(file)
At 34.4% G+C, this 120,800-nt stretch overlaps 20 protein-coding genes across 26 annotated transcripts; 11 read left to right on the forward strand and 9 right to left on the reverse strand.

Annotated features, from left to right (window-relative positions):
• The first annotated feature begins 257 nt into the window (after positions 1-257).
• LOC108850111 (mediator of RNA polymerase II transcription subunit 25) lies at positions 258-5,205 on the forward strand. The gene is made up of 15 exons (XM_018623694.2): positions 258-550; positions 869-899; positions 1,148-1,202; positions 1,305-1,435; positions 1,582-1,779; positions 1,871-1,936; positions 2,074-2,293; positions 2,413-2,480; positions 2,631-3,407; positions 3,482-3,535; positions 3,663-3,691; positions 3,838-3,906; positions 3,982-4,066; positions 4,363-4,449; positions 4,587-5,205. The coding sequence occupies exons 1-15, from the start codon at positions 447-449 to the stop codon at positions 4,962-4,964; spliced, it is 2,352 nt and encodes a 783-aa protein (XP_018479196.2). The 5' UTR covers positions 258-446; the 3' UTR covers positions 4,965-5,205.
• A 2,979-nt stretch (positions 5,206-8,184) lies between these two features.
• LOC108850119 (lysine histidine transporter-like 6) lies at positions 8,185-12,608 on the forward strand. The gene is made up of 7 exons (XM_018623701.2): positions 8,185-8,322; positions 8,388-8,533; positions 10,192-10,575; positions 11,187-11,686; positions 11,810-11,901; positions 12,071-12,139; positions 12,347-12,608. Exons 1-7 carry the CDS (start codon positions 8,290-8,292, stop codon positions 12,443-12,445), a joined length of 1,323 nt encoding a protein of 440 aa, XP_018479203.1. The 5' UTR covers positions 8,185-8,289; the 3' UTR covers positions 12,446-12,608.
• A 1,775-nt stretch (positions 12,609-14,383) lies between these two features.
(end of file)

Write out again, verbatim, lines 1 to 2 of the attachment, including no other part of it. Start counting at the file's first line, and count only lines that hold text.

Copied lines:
At 34.4% G+C, this 120,800-nt stretch overlaps 20 protein-coding genes across 26 annotated transcripts; 11 read left to right on the forward strand and 9 right to left on the reverse strand.

Annotated features, from left to right (window-relative positions):